I said this would be the year of me. I said this would be the year of saying yes. I had no idea what that would mean months later.
13 years ago, I was 23. I had just graduated college a few months before, and had just ended my summer stint at the UCSC conference office. I was preparing to enter the Teach for America program as a Special Ed teacher in New Orleans. I needed a job to get me through until the program started, so I took the typing test at the Hall Kinion temp agency. My second assignment landed me 3 blocks from my house at a little tiny office of 15 or so people who had just rescued a product they had worked for years on from a company that had closed it’s doors. That moment changed my entire path forever.
That company was Curious Labs. I was a customer service person for a product that wasn’t being sold at the time. 6 months later, Steve Cooper bought out my temp contract, I resigned from Teach for America, and I never looked back. In standard start-up situation, my role grew, changed, morphed, shrank, flipped around and then grew some more.
I will never forget sitting in my tiny apartment living room on September 11th, with my coworkers crowded around my TV.
Then we were sold to e frontier, and I was given a choice to become a product manager or run an online store. Steve Yatson and Rylan Hazelton convinced me to join their Content Paradise project and again, a pivotal point on my path came. Again, the scope of that role changed so many times I lost count, and again, 5 years ago, we were sold to Smith Micro.
At Smith Micro, under the mentorship of Lin Petrucci, I felt like I was given a real chance to thrive. These last 5 years have been an amazing adventure, and I’ve felt like I’ve been able to directly contribute to the growth of this business. When Lin left in January, Steve Yatson took the helm and once again gave me a chance to shine. The professional growth I have felt come into my life in the last year alone has been phenomenal.
My job has been my life. Possibly way too much of my personal validation comes from selling consumer products that I love to a community of ARTISTS that are amazing, made by a team I am proud of. I love marketing. I will never forget when Steve Cooper sat me down and said “I see you in marketing.”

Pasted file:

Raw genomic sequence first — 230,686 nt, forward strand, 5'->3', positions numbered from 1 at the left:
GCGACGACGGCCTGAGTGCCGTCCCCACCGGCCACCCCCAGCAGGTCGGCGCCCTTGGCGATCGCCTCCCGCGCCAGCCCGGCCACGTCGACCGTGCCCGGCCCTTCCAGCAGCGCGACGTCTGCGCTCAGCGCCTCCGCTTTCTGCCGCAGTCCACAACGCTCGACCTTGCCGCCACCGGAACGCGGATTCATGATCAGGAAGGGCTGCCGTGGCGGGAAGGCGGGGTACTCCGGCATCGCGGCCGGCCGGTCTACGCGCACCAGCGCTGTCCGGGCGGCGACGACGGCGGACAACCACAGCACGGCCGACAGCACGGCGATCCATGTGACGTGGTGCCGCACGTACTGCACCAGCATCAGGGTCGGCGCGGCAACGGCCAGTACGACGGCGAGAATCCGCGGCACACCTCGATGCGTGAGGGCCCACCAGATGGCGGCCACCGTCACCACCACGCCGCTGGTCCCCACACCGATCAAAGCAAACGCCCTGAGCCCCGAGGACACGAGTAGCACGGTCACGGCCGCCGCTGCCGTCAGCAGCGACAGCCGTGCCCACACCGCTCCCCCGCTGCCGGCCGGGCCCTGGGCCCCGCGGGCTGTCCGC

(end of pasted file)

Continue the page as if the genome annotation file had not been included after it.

These people are honestly my whole world. At my 30th birthday party, 90% of the table was friends I had made from this job, the other few were from college. This job gave me my goddesses, Burning Man and my passport. I call them my family. I have spent Thanksgiving and Christmas with them more than once. It has given me 13 YEARS of an amazing run at my first job out of college. It has given me the title of “longest running employee” on this team that has seen so much change. (See, people like to leave, but like the mob, no one really gets out, they all come back.) This place is my home.
I have changed a lot in the last 13 years and now it’s time for some really big changes to reflect all that other change. It’s time for a new microscope, a new way to validate and analyze if I’m really as good as I think. On Friday, I was offered an opportunity of a lifetime and I’ve accepted. In two weeks, I will be leaving my family at Smith Micro. I will leave the products that I love, the community I helped build and the office that I adore. But I am not leaving for just another job. I am leaving for a a perfect fit. I will joining the fantastic marketing team of Eye-Fi (currently makers of wireless SD cards and apps). As a side bonus, I get to leave the town that is giving me so much heartache. A town I’ve lived in for 17 years, and an apartment I’ve lived in for 10 years…so lots of BIG change happening right now. I get to be a part of the “other side of the hill”. I get to do the same scope of the job that I love so dearly for a product that I own and love, and bond with another creative community. It’s a dream come true. I get to work with amazing NEW mentors who will share all their brilliant tips and tricks and hopefully I’ll be able to prove that I really am as good as I think at demand generation. I need this. I want this. But at the same time, I am so very sad to leave the place that has made me the person and professional that I am.
This is one of the hardest and scariest steps I have ever made in my life. But it’s one of the few times in life that you will ever hear me say this: I AM SO PROUD OF ME! I DID IT! I DESERVE THIS. WOOOOOOOO!